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SV Ari

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SV Ari

Posted by Gary Poyner at 10:10 on 2011 Aug 03

Australian observer Rod Stubbings has detected an outburst of SV Ari. So what I hear you say? SV Ari is/was Nova Ari 1905. Poorly observed at the time (no spectrum), it was classified as N? in Duerbeck's catalogue. One further report of a sighting in 1943 was not confirmed, and nothing has been seen since (despite a few of us monitoring the field for decades). Now Rod has detected it at mag 15 on Aug 02.79 UT. Confirming observations are now coming in, which show (at this early stage) that SV Ari looks to be a rare'ish UGWZ type star (from time series observations). David Boyd has captured an image, which is on the front page of the VSS web page.SV Ari has likely had previous outbursts which have been missed due to it's location on the ecliptic. 106 years is a long time interval between outbursts, even for a UGWZ star. Alternatively, I wonder if a spectrum might reveal it to be a Recurrent Nova?Yeah, Variables are boring :-)Gary

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Re: SV Ari

Posted by Paul A Brierley at 17:20 on 2011 Aug 03

Out of reach through my 25cm f4.8. But still very interesting.Out of interest. Do you know the length of David's exposure?Good luck with any observation's.

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Re: SV Ari

Posted by Gary Poyner at 18:02 on 2011 Aug 03

A stack of 5x60 second exposures with a V filter! He uses a 35cm SCT.We have no idea as to how bright it will get, or even if this is a fainter precursor to a major outburst. Only time wil tell.Cheers,Gary

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Re: SV Ari

Posted by Paul A Brierley at 06:52 on 2011 Aug 04

Do you have any finder chart's showing the location of SV Ari?I might try to get an image using my SPX 200-800 "AG" But unfortunately. I don't know where to look.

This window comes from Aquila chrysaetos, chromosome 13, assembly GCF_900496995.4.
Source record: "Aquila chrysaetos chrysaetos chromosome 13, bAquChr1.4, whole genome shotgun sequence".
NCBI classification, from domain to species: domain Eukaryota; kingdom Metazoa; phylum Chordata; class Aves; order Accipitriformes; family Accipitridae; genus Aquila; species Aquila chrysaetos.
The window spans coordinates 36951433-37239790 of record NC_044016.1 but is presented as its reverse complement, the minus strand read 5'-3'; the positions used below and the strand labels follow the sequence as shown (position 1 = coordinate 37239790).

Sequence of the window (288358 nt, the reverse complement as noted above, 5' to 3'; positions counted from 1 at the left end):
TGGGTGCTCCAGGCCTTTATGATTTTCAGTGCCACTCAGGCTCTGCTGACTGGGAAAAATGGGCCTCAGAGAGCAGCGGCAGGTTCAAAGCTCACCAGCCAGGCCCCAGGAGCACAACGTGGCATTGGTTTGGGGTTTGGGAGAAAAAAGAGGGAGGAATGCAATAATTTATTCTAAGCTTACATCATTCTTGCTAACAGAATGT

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Re: SV Ari

Posted by Roy Hughes at 09:13 on 2011 Aug 04

Paul,I just Googled "Nova Ari 1905" and its second hit was a paper with an (admittedly close in!) finder chart. Strangly no co-ordinates though.Roy

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Re: SV Ari

Posted by Gary Poyner at 10:14 on 2011 Aug 04

Paul,You can get a chart for it from www.aavso.org/vsp Just type in SV Ari at the top, then choose what type of chart orientation you want, field size etc.The original position measured from Heidelberg plates was thought to be in error. This outburst should give accurate astrometry, although it's probably just seconds of arc in error (if any) looking at outburst images I have.Gary

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Re: SV Ari

Posted by Gary Poyner at 17:01 on 2011 Aug 04

I've put a time series plot by Nick James on the front of the VSS web page, if anyone is interested in how these CV's fluctuate over short time periods. Click the small image to bring up a larger one. Very latest data from US observers show SV Ari now faded to below mag 17.0V. Is this a precursor outburst after all, or the biggest disappointment since my Mum wouldn't let me go to the Isle of Wight in 1970 to see Jimi Hendrix?Gary

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Re: SV Ari

Posted by Peter Meadows at 20:41 on 2011 Aug 04

An image of SV Ari taken by Guy Hurst on Aug 3.483 UT using the Sierra Stars robotic telescope can be seen at http://www.britastro.org/robotscope/hurst04.htm when the nova was at mag. V = 15.44.

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Re: SV Ari

Posted by Gary Poyner at 08:48 on 2011 Aug 05

The AAVSO data mentioned in an earlier message looks to be in error. SV Ari is still 'bright' in the mag. 15's. Gary